Dallas cops: Jay Ratliff's blood-alcohol content twice legal limit
According to a Dallas police report, Jay Ratliff had a .16 blood alcohol content and was 'verbally abusive' to the cops at times during his arrest.
|Jay Ratliff's blood alcohol content was twice the legal limit at the time of his arrest, police say tests show. (US Presswire)|
Cowboys defensive tackle Jay Ratliff was arrested on Jan. 22 for a drunken driving charge. His arrest caused a bigger stir than your "normal" DUI, mainly because teammate Jerry Brown died in a car accident involving another teammate, Josh Brent, last month. Brent was charged with intoxication manslaughter.
Ratliff's alcohol level should cause an even bigger stir. Grapevine, Texas, police told ESPN Dallas' Tim MacMahon that Ratliff had a 0.16 blood alcohol content when he was arrested. That's twice the legal limit -- and that's after a two-and-a-half hour wait to take his blood.
Per MacMahon and the police report, Ratliff failed three sobriety tests in the field and refused to take a breathalyzer test. A warrant to test Ratliff's blood was issued at 2:55 a.m. -- more than two hours after Ratliff was accused of crashing his SUV into an 18-wheeler.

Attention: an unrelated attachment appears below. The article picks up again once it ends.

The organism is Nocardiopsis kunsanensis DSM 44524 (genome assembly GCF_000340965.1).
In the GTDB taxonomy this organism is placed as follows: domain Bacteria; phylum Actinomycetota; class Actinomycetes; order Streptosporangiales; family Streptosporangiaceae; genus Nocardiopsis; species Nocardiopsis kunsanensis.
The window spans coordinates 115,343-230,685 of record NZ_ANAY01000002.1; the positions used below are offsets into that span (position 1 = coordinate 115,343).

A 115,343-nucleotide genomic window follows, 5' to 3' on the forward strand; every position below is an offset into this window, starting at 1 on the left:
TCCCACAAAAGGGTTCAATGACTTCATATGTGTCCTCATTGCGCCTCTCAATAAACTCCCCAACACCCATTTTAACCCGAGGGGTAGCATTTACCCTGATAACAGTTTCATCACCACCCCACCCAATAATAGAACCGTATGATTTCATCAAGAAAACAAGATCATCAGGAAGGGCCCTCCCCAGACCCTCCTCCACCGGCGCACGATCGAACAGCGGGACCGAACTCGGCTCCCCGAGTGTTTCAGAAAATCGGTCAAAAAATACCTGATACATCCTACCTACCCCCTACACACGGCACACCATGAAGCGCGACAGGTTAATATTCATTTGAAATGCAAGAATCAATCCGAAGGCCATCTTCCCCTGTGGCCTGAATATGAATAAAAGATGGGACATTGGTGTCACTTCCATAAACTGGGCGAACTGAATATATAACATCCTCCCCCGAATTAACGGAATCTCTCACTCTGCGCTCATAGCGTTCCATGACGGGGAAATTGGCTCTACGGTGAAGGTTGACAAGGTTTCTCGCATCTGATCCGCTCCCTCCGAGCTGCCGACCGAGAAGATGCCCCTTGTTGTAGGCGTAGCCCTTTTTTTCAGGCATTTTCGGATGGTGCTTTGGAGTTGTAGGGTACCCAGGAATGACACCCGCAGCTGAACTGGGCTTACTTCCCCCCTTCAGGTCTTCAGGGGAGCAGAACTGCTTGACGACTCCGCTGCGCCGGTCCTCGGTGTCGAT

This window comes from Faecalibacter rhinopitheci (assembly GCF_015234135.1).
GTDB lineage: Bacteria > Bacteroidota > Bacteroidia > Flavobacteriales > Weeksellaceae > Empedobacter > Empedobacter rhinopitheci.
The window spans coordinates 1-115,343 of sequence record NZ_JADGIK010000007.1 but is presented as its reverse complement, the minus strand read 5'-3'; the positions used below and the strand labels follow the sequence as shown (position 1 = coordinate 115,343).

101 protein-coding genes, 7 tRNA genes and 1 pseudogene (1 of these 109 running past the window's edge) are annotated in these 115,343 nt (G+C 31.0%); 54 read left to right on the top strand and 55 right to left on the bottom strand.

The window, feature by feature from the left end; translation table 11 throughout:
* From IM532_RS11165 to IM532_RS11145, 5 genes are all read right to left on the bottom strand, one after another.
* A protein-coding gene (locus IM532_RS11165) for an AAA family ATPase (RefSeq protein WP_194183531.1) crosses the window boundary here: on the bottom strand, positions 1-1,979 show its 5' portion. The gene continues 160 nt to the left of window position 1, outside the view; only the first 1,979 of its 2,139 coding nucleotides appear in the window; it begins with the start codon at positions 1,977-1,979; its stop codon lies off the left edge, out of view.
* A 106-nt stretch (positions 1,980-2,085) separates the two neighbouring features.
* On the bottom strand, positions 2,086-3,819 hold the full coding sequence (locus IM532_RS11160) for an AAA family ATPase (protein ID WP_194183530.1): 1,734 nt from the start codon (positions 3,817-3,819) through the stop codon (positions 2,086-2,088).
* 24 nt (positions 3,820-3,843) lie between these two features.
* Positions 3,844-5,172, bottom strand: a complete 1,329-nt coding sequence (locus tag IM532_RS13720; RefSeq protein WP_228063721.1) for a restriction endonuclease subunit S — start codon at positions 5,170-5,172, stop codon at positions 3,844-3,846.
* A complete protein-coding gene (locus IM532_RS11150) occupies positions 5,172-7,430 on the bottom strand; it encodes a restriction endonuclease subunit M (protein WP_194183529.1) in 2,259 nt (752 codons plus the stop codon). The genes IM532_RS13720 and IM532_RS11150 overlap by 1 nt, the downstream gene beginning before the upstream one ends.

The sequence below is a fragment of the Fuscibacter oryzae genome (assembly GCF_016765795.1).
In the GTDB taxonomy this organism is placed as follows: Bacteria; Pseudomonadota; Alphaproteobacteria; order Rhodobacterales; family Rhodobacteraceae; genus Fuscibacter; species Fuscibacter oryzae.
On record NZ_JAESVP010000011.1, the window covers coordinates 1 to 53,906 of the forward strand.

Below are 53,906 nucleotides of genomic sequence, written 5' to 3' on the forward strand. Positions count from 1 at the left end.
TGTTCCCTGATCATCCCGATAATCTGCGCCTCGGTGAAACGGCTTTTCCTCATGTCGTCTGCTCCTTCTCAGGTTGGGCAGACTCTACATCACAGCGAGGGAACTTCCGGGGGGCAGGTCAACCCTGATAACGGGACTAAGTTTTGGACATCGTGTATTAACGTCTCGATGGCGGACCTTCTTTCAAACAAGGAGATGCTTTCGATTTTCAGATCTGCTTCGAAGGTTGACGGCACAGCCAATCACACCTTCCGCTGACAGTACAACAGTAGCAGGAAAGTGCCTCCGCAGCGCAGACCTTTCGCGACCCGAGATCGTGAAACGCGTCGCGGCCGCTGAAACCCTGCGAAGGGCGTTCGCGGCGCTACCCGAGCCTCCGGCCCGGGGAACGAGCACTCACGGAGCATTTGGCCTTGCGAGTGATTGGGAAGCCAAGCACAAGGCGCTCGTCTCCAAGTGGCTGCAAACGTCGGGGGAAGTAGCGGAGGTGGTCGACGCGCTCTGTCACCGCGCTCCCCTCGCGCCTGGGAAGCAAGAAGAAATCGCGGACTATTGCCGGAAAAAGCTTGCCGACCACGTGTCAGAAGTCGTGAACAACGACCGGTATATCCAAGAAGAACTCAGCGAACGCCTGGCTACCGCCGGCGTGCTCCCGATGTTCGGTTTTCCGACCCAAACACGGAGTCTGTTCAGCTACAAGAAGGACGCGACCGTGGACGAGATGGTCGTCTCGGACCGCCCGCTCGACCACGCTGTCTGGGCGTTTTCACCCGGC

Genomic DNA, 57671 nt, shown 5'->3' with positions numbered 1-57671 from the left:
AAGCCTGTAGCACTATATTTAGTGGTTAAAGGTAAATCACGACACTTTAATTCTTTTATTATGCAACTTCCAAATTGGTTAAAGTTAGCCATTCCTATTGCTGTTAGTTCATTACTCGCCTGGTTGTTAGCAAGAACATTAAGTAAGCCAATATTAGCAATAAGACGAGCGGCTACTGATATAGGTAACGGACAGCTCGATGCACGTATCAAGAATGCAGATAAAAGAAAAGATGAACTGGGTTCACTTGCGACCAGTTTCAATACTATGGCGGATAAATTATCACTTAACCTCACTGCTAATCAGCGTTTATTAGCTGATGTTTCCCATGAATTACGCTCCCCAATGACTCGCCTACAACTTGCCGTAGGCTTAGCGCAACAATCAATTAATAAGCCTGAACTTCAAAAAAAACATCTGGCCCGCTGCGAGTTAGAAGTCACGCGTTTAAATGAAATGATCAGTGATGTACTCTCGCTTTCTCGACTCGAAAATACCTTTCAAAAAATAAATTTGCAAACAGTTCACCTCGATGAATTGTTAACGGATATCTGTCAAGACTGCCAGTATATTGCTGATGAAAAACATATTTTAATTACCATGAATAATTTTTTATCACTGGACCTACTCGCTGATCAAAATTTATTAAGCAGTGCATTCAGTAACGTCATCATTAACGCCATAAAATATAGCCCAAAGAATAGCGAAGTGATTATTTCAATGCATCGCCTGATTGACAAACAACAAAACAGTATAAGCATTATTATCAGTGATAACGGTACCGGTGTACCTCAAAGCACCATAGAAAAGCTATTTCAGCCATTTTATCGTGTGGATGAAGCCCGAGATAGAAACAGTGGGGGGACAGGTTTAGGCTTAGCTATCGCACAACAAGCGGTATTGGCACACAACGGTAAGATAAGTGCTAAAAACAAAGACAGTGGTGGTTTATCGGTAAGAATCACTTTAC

Things don't get much better for Ratliff. The probable cause affidavit states that while he was "cooperative and courteous" at the scene, Ratliff became "verbally abusive several times" after arriving in jail.
And Ratliff displayed 12 "clues of intoxication" during his three sobriety tests, according to the affidavit.
Ratliff's accident occurred on the same highway as Brent's wreck, just 16 miles away from where his teammate died.
"Having recently experienced the most tragic of circumstances regarding this issue, we, as an organization, understand the ultimate consequences of driving while impaired. We know that one incident is too many," Calvin Hill of the Cowboys said in a statement released by the team. "The critical goal is to effect the decision making process in the hours before the wrong decision is made. Our player assistance programs in the areas of preventing incidents such as these are at the highest level in professional sports, but we are always looking to do better and for ways to improve. We will continue to draw upon the best expertise and resources available, both internally and from outside the organization, to work toward being the best in the areas of education, prevention, and effecting the right decisions.
"We have been in communication with Jay Ratliff regarding this incident, and we will monitor the legal process and work within the NFL guidelines for player behavior moving forward."
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